Flinders Street, Melbourne
|Flinders Street, facing east from the intersection of Elizabeth Street|
|Length||2 km (1 mi)|
|Route number(s)||State Route 30|
|West end|| Wurundjeri Way,
|East end|| Wellington Parade,
East Melbourne, Melbourne
Flinders Street is a notable street in Melbourne, Victoria, Australia. Running roughly parallel to the Yarra River, Flinders Street forms the southern edge of the Hoddle Grid. It is exactly one mile (1609.344 m) in length and one and half chains (30.1752 m) in width. It is named for the explorer Matthew Flinders, who was (erroneously) credited with discovering Port Phillip at the time of its naming. It extends eastwards as far as Spring Street and the Treasury Gardens, and westwards past Batman's Hill to the Melbourne Docklands. As the closest street to the river, Flinders Street serviced Melbourne's original river port. Customs House, now the site for Victoria's Immigration Museum, is situated on Flinders Street.
The street is home to Flinders Street Station, the central station in Melbourne's suburban rail network. Tram routes 70 and 75, as well as the City Circle route, run along Flinders Street, and the Flinders Street Viaduct runs parallel to the street, linking the city's two major railway stations.
Other landmarks on Flinders Street include Federation Square, St Paul's Cathedral, Young & Jackson, the Banana Alley Vaults, the old Herald and Weekly Times building, Melbourne Aquarium and Batman Park, which adjoins the Yarra River. It was once home to the Melbourne Fish Market, an ornate building constructed in 1890, covering 23,000 square metres, and of similar design to Flinders Street Station. The market was demolished between 1958 and 1960 after which the site became a public carpark. The site is now home to the three towers of the Northbank Place complex which includes office space, residential apartments, retail outlets and a multi-level carpark.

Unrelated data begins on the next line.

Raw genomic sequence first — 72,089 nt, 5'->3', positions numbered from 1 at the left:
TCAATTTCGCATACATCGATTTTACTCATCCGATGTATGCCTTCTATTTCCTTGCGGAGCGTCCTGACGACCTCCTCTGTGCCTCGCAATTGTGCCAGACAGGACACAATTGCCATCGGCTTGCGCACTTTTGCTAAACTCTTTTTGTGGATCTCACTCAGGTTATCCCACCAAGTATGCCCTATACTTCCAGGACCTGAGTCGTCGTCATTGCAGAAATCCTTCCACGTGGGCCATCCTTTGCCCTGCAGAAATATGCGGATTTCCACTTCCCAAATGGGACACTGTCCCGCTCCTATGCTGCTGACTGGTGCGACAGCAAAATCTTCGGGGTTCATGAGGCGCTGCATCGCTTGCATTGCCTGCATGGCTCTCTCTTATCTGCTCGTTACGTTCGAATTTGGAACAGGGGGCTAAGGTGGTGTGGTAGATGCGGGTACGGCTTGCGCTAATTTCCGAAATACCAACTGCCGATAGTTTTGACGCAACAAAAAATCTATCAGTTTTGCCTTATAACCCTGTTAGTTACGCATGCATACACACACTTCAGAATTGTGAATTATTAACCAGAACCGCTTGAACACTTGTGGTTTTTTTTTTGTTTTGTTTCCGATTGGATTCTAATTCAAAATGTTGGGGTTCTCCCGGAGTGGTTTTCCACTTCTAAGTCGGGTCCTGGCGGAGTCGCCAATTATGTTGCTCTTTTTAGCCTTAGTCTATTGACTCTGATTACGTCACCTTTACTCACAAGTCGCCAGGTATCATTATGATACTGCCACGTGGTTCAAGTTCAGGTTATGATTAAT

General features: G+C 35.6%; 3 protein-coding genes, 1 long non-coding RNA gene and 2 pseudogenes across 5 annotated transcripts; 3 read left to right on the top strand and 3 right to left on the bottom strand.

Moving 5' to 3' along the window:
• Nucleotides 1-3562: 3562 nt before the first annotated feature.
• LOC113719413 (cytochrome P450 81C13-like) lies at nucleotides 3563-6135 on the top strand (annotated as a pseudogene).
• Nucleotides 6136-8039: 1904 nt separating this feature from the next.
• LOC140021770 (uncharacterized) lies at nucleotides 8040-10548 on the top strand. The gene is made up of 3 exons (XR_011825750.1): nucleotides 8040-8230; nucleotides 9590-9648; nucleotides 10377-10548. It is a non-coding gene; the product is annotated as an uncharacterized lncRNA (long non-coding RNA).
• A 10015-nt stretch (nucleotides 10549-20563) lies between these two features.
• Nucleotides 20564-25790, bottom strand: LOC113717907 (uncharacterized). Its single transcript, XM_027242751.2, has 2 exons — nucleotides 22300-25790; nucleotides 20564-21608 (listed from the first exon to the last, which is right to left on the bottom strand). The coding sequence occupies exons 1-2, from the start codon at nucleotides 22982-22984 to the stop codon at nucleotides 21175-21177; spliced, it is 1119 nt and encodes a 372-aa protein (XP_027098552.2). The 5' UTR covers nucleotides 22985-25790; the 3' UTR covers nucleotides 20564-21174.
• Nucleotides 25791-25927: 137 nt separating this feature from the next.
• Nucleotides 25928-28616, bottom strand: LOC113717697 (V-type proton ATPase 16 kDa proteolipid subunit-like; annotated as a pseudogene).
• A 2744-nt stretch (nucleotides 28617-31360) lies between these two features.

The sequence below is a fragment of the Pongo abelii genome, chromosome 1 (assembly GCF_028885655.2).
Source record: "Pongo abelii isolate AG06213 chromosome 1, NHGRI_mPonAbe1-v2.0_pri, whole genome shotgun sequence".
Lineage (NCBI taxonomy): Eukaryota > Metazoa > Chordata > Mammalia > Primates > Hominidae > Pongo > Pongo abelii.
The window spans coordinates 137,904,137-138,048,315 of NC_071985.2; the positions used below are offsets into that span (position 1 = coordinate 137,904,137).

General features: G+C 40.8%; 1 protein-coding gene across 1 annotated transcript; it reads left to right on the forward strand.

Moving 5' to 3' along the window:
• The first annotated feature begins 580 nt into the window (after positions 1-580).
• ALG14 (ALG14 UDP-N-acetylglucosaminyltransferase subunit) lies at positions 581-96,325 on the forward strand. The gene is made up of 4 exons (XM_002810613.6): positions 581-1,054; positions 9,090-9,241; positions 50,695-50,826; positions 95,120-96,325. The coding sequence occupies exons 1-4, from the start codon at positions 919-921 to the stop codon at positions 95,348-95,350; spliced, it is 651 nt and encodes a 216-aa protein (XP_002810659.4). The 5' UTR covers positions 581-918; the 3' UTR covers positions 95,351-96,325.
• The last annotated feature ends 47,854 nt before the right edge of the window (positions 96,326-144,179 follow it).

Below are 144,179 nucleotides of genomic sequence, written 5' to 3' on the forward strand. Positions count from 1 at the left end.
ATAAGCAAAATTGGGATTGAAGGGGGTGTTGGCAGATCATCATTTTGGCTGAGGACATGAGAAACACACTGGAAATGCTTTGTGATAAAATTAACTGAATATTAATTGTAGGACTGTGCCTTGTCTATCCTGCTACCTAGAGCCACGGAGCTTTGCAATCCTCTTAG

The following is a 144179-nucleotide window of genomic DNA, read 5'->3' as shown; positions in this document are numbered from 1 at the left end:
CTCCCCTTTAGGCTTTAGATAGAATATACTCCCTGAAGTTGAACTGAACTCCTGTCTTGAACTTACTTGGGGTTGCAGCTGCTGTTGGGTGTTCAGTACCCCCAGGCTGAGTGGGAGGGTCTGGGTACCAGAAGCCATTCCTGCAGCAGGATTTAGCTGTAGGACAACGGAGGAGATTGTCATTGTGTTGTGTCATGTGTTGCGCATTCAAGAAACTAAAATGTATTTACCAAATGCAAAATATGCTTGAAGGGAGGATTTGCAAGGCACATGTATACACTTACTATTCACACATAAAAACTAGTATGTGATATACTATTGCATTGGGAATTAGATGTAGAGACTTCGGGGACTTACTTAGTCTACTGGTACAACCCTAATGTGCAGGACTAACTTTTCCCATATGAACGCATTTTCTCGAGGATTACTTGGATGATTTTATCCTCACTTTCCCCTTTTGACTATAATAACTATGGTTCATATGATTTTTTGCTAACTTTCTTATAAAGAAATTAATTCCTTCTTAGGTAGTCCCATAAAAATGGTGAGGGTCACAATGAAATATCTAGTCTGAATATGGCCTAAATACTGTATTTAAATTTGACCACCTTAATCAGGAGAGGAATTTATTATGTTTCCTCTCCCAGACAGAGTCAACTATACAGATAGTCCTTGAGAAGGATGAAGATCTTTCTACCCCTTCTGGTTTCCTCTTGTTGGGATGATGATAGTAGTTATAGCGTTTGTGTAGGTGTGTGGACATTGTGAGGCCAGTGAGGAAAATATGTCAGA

King Street Overpass
An overpass was built over the intersection with King Street as part of the construction of Kings Way. It extended from Downie Street to just east of Custom House Lane. The overpass opened in stages with trams using it from early 1960 and other traffic from mid 1960. Many businesses and properties were overshadowed by the overpass which resulted in property values dropping and the closure of hotels, shops and showrooms. Plans to revitalise the area in the early 1960s never eventuated.
In April 2005, the State Government announced a plan to revitalise the south west corner of the CBD with the overpass destined for demolition. The project commenced in June and concluded in August bringing four and a half decades of depression in the area to an end.
- "New Overpass is Open to Traffic". Melbourne: The Age. 6 July 1960.
- "City Overpass Now Open Both Ways". Melbourne: The Age. 12 August 1960.
- "Flinders Street Overpass Demolition to Start". Media Release: Minister for Major Projects. www.dpc.vic.gov.au. 17 April 2005.
- "Flinders Street Overpass Bites The Dust". Media Release: Minister for Major Projects. www.dpc.vic.gov.au. 11 August 2005.